Pontryagin square and $\frac{1}{2}(\mathcal{P}(x) -x^2) =x \cup_1 Sq^1 x$

The Pontryagin square, maps $$x \in H^2({B}^2\mathbb{Z}_2,\mathbb{Z}_2)$$ to $$\mathcal{P}(x) \in H^4({B}^2\mathbb{Z}_2,\mathbb{Z}_4)$$. Precisely, $$\mathcal{P}(x)= x \cup x+ x \cup_1 2 Sq^1 x.$$ The $$\cup_1$$ is a higher cup product. The $$Sq^1 x= x \cup_1 x$$. It shall be true that $$\mathcal{P}(x) \mod 2= x \cup x.$$

Question 1: If $$x \cup x =0 \mod 2$$, and if $$x \cup_1 Sq^1 x =0 \mod 2$$, is it true that $$\mathcal{P}(x) =0 \mod 4?$$

• If not, please provide some counter examples.

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Question 2: $$\mathcal{P}(x)$$ is a well-defined invariant for the cobordism $$\Omega^4_{SO}(B^2 \mathbb{Z}_2)=\mathbb{Z}_4$$. Is $$\frac{1}{2}(\mathcal{P}(x) -x^2) \mod 2 = x \cup_1 Sq^1 x \mod 2$$ a well-defined invariant of the cobordism $$\Omega^4_{Spin}(B^2 \mathbb{Z}_2)=\mathbb{Z}_2$$?

Question 3: Please provide the correct way to write the cobordism generator of $$\Omega^4_{Spin}(B^2 \mathbb{Z}_2)=\mathbb{Z}_2.$$

• I meant Pontryagin square, maps $x \in H^2({B}^2\mathbb{Z}_2,\mathbb{Z}_2)$ to $\mathcal{P}(x) \in H^4({B}^2\mathbb{Z}_2,\mathbb{Z}_4)$. Typo fixed – annie heart Oct 14 at 0:06
• I'd like to get a little clarification because usually the cup-1 is only defined on the cochain level, and doesn't give an operation on cohomology groups, e.g. $x \cup_1 Sq^1 x$ usually doesn't have boundary zero. Are you asking about the cohomology level or the cochain level? – Tyler Lawson Oct 15 at 8:30
• $x$ should be a cocycle defined above. It can be written as on a 2-simplex as the identity map $x∈H^2(B^2ℤ_2,ℤ_2)$. – annie heart Oct 15 at 15:37
• Then the full $P(x)=x∪x+x∪_12Sq^1x$ is also a 4-cocycle. – annie heart Oct 15 at 15:38
• Other things I am not so sure -- so the comments answers from you are encouraged very much. – annie heart Oct 15 at 15:39

(1) No, not for any reasonable interpretation of your condition "$$x \cup_1 Sq^1 x = 0$$". Consider $$M= S^2 \times S^2$$, let $$y \in H^2(M; \mathbb{Z})$$ be the sum of the two obvious generators, and let $$x \in H^2(M; \mathbb{Z}_2)$$ be the mod 2 reduction of $$y$$. Then $$P(x)$$ is the mod 4 reduction of $$y^2 = 2$$, but certainly $$x^2 = 0$$ mod 2 and $$Sq^1 x = 0$$.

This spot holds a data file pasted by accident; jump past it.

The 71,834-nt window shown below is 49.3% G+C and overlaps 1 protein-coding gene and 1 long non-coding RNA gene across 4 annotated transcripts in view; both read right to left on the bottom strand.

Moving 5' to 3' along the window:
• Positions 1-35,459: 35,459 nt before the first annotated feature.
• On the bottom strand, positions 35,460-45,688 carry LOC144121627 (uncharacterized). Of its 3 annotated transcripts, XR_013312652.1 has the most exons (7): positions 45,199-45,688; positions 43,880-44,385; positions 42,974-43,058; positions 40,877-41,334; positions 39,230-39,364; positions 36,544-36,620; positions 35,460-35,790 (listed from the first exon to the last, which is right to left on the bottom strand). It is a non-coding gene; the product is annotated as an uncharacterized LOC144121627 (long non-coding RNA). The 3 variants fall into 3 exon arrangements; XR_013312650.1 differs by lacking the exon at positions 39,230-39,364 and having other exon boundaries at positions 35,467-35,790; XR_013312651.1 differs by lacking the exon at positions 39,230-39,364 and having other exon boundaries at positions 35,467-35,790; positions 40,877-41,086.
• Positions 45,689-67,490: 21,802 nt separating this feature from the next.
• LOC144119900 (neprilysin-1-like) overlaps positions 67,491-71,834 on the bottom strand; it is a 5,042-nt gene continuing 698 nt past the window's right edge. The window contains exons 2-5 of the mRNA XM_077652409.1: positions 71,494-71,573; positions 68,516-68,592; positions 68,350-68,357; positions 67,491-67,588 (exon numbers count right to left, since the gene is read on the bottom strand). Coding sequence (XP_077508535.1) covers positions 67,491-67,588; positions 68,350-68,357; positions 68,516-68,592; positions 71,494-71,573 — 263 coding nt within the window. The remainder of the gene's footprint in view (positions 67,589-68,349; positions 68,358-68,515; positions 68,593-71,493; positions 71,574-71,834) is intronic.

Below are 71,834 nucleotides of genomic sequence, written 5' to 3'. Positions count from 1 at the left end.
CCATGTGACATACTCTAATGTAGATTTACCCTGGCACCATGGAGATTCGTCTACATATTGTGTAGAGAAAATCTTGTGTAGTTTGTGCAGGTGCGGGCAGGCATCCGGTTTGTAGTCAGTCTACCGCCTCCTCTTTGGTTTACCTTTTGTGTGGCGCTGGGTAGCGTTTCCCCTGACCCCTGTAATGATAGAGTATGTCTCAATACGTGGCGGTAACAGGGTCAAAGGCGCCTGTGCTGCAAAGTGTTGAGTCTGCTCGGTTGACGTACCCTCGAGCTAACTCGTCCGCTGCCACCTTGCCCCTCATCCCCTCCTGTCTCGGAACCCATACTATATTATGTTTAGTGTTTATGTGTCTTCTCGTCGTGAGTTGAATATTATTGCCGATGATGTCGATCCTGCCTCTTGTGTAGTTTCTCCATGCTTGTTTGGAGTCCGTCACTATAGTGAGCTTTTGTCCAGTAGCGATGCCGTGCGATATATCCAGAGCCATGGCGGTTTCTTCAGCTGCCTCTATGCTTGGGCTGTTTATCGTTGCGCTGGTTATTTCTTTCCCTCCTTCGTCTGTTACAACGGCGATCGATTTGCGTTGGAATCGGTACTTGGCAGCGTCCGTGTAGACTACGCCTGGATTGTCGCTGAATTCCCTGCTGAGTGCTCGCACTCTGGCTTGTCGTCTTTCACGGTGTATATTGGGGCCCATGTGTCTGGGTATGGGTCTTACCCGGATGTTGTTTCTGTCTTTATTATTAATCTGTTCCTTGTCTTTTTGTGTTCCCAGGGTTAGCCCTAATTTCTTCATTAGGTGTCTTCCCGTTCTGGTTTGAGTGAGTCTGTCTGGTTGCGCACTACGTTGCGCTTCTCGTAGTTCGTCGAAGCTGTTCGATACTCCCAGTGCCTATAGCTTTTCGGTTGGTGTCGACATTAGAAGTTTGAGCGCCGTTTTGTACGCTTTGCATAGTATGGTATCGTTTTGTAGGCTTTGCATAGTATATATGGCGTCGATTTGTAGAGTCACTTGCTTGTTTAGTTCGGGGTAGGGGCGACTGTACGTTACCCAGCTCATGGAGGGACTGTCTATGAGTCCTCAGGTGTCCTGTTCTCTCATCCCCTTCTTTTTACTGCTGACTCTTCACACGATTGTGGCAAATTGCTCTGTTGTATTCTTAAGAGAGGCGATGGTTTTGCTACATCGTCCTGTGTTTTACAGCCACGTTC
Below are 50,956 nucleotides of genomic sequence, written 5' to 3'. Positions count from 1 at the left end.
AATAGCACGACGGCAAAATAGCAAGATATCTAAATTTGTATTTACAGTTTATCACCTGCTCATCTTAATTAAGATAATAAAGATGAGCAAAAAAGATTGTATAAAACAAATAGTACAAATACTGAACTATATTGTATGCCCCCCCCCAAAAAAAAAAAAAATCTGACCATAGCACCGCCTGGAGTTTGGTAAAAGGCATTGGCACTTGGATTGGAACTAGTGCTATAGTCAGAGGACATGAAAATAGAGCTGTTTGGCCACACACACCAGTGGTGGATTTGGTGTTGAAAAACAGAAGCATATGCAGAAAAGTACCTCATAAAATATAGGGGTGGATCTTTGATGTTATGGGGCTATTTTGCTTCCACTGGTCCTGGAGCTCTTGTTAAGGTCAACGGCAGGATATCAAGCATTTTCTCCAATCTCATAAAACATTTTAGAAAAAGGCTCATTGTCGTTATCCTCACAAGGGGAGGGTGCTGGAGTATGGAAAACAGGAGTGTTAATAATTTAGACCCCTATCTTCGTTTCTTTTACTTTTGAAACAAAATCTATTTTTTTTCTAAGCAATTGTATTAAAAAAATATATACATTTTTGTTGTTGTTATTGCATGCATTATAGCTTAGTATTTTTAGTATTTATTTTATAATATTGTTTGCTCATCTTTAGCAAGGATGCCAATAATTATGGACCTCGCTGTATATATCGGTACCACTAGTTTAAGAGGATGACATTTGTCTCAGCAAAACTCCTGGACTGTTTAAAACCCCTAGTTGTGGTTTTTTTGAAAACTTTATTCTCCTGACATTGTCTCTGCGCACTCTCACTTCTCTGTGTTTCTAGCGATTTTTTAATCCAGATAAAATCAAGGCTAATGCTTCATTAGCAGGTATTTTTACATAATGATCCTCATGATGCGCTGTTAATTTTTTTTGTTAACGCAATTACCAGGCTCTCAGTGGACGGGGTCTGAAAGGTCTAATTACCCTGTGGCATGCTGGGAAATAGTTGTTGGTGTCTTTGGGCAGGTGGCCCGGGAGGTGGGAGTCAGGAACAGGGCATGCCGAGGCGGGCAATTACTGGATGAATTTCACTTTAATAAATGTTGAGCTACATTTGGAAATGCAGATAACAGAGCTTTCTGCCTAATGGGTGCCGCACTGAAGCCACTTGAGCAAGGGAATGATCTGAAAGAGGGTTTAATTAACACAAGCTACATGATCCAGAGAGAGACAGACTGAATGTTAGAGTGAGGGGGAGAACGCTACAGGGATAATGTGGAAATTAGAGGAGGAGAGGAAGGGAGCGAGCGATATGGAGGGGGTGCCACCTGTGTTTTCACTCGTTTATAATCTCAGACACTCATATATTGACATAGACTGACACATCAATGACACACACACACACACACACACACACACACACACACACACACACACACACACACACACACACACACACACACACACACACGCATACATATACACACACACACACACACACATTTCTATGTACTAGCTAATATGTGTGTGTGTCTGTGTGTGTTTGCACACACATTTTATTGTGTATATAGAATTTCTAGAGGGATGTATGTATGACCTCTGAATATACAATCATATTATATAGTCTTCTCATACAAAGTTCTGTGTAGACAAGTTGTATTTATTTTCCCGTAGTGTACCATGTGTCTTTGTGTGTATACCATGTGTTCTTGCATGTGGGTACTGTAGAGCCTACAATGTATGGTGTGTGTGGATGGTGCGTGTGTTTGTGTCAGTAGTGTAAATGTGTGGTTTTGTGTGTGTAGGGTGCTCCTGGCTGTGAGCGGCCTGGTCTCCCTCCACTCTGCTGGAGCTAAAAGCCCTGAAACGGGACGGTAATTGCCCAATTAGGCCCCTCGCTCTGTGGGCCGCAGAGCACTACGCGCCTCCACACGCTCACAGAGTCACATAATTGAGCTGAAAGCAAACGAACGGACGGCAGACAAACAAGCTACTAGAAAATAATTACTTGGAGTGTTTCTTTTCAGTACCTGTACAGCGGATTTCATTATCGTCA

(2) No, I don't think either side of your equation is a well-defined element of $$H^4(M; \mathbb{Z}_2)$$ in general. Rather, Wu's theorem implies that if $$M$$ a closed spin 4-manifold and $$x \in H^2(M;\mathbb{Z}_2)$$ then $$x^2 = Sq^2x = w_2 x = 0$$ (mod 2), so since the mod 2 reduction of $$P(x)$$ equals $$x^2$$ we get that $$P(x) \in 2\mathbb{Z}_4$$. Hence $$\frac12 P(x)$$ can be interpreted as a well-defined homomorphism $$\Omega_4^{Spin}(B^2\mathbb{Z}_2) \to \mathbb{Z}_2$$.
(3) Taking $$M = S^2 \times S^2$$ and $$x$$ as in (1) shows that $$\frac12 P(x)$$ is non-trivial.
• +1 Thanks, this is useful, but I like to have (3) written as precise 4d topological invariant term like $P(x)$ as for cobordism group generators. Thanks! What you wrote is for the bordism group generators, which is good but not enough – annie heart Oct 17 at 17:32
• I think you mean it is $(1/2) P(x)$? – annie heart Oct 17 at 17:42
• When you wrote " Wu's theorem implies that if $M$ a closed spin 4-manifold and $x \in H^2(M;\mathbb{Z}_2)$ then $x^2 = Sq^2x = w_2 x = 0$," did you mean that $$x^2 = Sq^2x = w_2 x = 0 \mod 2$$ or mod 4? – annie heart Oct 17 at 18:34
• I mean $x^2 = 0$ mod 2, so hence $P(x)$ is an even element of $\mathbb{Z}_4$ (I've made a clarifying edit). – Johannes Nordström Oct 17 at 19:05
• @annieheart In the following comment, I hope. Wu constructs, for a closed manifold $M$, characteristic classes $\nu_i \in H^i(M;\Bbb Z/2)$. These satisfy two properties: 1) for $x \in H^{n-i}(M;\Bbb Z/2)$, we have $\nu_i \cup x = \text{Sq}^i x$; 2) $w_k(M) = \sum_{i=0}^{\lfloor k/2 \rfloor} \text{Sq}^i \nu_{k-i}$. Two axioms of Steenrod squares are that the operation $\text{Sq}^0 = 1$ and if $x \in H^k(M;\Bbb Z/2)$, then $\text{Sq}^k x = x^2$. Now $M$ is spin, so $w_1 = w_2 = 0$. Then (2) immediately implies that $\nu_1 = \nu_2 = 0$. Now $0 = \nu_2 \cup x = \text{Sq}^2 x = x^2$ as desired. – Mike Miller Oct 18 at 3:29